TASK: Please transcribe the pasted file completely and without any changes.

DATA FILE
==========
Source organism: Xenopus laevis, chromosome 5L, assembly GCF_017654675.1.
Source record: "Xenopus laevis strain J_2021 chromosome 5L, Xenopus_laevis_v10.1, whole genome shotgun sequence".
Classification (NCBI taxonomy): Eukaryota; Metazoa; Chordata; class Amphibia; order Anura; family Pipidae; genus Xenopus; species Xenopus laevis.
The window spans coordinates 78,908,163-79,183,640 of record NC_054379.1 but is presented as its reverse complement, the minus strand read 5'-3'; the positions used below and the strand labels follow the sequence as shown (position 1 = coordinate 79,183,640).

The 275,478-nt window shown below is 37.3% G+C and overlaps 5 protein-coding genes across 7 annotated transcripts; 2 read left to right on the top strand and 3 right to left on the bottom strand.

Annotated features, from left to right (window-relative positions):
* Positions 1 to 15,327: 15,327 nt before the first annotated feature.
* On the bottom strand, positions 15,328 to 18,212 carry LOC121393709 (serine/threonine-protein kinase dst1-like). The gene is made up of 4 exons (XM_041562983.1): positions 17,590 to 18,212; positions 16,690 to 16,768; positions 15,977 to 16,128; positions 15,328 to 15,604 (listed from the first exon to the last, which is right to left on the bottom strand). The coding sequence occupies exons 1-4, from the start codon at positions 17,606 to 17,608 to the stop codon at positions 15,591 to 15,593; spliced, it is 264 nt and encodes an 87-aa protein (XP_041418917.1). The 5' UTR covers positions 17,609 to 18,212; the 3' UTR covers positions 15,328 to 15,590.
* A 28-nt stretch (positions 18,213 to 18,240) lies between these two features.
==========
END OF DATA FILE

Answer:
Source organism: Xenopus laevis, chromosome 5L, assembly GCF_017654675.1.
Source record: "Xenopus laevis strain J_2021 chromosome 5L, Xenopus_laevis_v10.1, whole genome shotgun sequence".
Classification (NCBI taxonomy): Eukaryota; Metazoa; Chordata; class Amphibia; order Anura; family Pipidae; genus Xenopus; species Xenopus laevis.
The window spans coordinates 78,908,163-79,183,640 of record NC_054379.1 but is presented as its reverse complement, the minus strand read 5'-3'; the positions used below and the strand labels follow the sequence as shown (position 1 = coordinate 79,183,640).

The 275,478-nt window shown below is 37.3% G+C and overlaps 5 protein-coding genes across 7 annotated transcripts; 2 read left to right on the top strand and 3 right to left on the bottom strand.

Annotated features, from left to right (window-relative positions):
* Positions 1 to 15,327: 15,327 nt before the first annotated feature.
* On the bottom strand, positions 15,328 to 18,212 carry LOC121393709 (serine/threonine-protein kinase dst1-like). The gene is made up of 4 exons (XM_041562983.1): positions 17,590 to 18,212; positions 16,690 to 16,768; positions 15,977 to 16,128; positions 15,328 to 15,604 (listed from the first exon to the last, which is right to left on the bottom strand). The coding sequence occupies exons 1-4, from the start codon at positions 17,606 to 17,608 to the stop codon at positions 15,591 to 15,593; spliced, it is 264 nt and encodes an 87-aa protein (XP_041418917.1). The 5' UTR covers positions 17,609 to 18,212; the 3' UTR covers positions 15,328 to 15,590.
* A 28-nt stretch (positions 18,213 to 18,240) lies between these two features.